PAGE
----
image

There’s days like yesterday that are scary and overwhelming.

There’s days dude needs his space, and there’s days, like yesterday I just can’t give it to him.
There’s days like yesterday  he himself knows that he can’t be alone. Where he doesn’t even trust himself and will ask to not be alone.

There’s days like yesterday that we check on him every 5 minutes. We get on his nerves. But he knows we get on his nerves out of love and worry. He gets it.

There’s days like yesterday that as parents our stomachs tighten and our hearts race and we hold on tight.

There’s days like yesterday where his little sister is left confused and scared and her eyes fill with tears of worry.

He is quiet on days like yesterday, but his mind is screaming.  And ours are on high alert.

There’s days  like yesterday  if I ask him if he’s wanting to hurt himself, he will reply that absolutely he does, he’s done, he can’t do it anymore.  But he won’t. Because of us. And I can’t help but hope that even 10 years from now, that will be his thought process,that he will hold on in those moments for fear of hurting those who love him, until those moments pass. Until the tomorrow comes.

There’s days like yesterday that when he’s tucked into bed safely, there’s a little sigh of relief, but then you tuck yourself into bed holding your breath, hoping and praying that tomorrow is a better day.

Then there’s this morning, when all is well and good. And you remember that there will always be days like yesterday. 

But that was yesterday.

Always learning. Never quitting.

April 24, 2016

image

This journey of parenting a child with illnesses and needs isn’t a new one for us, yet it’s always changing.
There’s no light switch or magic pill that makes it all better overnight. If you think there is you’re sadly mistaken. As parents we have a commitment to our children, and society, to be there, not just for the easy, fun times. But the hard, heartbreaking ones as well.

Here’s a few things I’ve learned

1. It takes time.
Lots and lots of time. That means you will miss out on social gatherings, volunteer commitments, date nights and everything in between. It means being present and listening to your child or hoping in the car to drive hours for appointments after a long crappy day at work, where a long soak in the tub is all you want.  Suck it up.
You have a window of time that is crucial to the wellbeing of your child. Choose them first. We as parents don’t always come first.

2. Medication is not stupid.
Nor is it a quick fix. Often it causes plenty of its own troubles for our children. But sometimes you have to stand your ground with all the well meaning alternative method selling friends and do what you need to do for to save your child. I’m not saying other solutions may not work, but sometimes it’s not quite that easy. For example my dude is on a 6 medication cocktail that without he’d no doubt be dead. You will face scrutiny and feel ashamed, don’t. I’m well aware that I don’t know the long term affects medication will have, without it we do know we won’t have a long term.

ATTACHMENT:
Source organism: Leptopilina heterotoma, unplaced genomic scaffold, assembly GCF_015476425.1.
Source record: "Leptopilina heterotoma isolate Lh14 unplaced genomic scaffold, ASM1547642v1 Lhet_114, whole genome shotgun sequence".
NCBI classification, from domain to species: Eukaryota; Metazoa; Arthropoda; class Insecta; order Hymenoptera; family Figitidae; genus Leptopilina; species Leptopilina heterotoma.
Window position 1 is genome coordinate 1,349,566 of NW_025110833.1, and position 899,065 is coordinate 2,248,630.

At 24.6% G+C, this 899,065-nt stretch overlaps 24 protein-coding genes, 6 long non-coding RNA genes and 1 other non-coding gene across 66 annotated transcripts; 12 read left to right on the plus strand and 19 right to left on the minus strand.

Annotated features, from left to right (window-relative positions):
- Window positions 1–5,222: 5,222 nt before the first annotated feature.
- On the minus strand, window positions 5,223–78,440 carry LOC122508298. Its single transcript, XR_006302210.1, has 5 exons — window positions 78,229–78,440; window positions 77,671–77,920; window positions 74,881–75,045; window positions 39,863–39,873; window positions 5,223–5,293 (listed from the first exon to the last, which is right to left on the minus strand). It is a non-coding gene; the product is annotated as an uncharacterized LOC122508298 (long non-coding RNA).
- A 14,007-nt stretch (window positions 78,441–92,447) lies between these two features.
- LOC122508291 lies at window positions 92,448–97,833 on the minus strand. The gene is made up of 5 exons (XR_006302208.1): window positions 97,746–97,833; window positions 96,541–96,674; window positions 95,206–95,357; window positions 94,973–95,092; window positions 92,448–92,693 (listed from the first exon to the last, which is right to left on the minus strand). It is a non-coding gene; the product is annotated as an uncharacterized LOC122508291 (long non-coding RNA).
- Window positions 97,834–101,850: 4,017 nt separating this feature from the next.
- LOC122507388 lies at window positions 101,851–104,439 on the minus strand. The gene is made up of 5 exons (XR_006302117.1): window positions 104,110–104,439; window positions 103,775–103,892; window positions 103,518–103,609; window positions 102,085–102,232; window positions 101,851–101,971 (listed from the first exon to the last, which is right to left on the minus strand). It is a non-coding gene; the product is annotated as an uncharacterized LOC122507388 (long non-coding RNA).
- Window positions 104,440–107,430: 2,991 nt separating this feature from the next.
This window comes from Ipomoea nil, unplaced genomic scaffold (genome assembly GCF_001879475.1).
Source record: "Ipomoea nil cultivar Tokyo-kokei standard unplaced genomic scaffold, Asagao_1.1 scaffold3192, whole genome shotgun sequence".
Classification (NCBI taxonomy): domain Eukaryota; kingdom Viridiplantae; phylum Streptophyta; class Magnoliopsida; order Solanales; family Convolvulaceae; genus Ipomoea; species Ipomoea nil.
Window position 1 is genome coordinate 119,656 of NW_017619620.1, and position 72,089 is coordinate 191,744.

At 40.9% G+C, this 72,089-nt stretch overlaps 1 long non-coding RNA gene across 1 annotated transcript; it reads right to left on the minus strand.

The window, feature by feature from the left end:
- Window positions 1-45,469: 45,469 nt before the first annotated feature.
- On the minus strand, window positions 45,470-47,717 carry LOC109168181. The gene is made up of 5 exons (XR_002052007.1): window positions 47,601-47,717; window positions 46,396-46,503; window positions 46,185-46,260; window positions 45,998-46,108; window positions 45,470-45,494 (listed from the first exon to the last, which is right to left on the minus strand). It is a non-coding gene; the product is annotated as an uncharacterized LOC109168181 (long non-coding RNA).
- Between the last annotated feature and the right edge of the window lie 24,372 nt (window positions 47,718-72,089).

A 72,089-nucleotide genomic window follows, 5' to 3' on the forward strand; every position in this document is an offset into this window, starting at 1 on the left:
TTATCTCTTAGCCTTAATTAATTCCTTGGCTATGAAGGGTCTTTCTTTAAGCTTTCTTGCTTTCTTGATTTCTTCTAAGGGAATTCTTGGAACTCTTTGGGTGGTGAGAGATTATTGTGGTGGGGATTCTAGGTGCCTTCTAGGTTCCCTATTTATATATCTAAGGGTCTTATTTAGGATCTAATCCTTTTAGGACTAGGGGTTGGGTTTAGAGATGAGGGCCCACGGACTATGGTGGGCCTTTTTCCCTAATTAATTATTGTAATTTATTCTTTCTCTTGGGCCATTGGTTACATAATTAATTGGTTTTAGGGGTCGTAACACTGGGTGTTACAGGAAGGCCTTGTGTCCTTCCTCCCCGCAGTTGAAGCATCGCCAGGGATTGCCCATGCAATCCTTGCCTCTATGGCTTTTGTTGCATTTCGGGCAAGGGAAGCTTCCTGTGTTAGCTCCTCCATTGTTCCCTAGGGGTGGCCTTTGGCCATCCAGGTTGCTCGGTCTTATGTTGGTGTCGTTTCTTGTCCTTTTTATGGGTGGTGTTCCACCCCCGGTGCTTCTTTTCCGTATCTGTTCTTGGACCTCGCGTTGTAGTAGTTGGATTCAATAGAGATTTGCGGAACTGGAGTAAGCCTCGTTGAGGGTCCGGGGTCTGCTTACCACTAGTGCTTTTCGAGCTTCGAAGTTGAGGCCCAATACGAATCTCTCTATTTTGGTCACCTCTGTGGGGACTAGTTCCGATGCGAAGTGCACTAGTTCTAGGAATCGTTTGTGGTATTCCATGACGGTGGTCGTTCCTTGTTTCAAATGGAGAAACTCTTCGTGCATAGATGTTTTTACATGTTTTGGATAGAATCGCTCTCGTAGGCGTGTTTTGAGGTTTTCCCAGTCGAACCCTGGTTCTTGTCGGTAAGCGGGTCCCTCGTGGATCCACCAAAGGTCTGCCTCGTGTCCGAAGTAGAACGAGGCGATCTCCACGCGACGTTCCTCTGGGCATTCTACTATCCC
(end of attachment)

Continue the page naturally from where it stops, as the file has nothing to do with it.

3. Find the right people.
By people I mean doctors and therapists. Please, please don’t just see a gp for your child’s mental health needs. Any decent gp will refer you anyways.  See the specialists, who have spent their lifetime learning about children’s brains, disorders and illnesses. Brains are the most complex organ in our bodies, a growing one more so.

4. Therapy.
One word. Simple.  If your child or teen is battling mental illness, I highly suggest therapy.  Our boys illnesses are chronic, we’re at a point where he doesn’t need therapy twice a week, he still goes  (albeit not as often) ,he did for many many years.  Having a team is vital. Find a good fit for your child, and go. I’m a firm believer that if your child needs medication to be stable, they also need therapy, until deemed otherwise. I can not stress enough the importance of a good therapist as a part of the team. The skills and support they give not only your child but you are measure less.

5. It’s not their fault.
They are sick to make your life miserable and difficult. They are not sick because it’s cool or fun. They are sick. Their behaviour will likely confuse and frustrate you. Imagine being inside their head. I know I’d want to crawl out pretty quickly. Mental illness is not fun, if your child is truly struggling I guarantee they’d like to be able to choose other ways to have fun or get attention. They’d also like nothing more than to have it stop. But since it might not, they’d probably appreciate not being blamed, made fun of or judged. I’d be mortified if a child with cancer or diabetes was blamed for their heartbreaking illness. I’m equally so when people are blamed for their mental illness.  The brain is an organ in the body, just like any other part of the body, it can be attacked by illnesses, and yes kill you. It’s real and it’s scary. Treat an illness of the brain as you would treat any other chronic, severe or debilitating illness.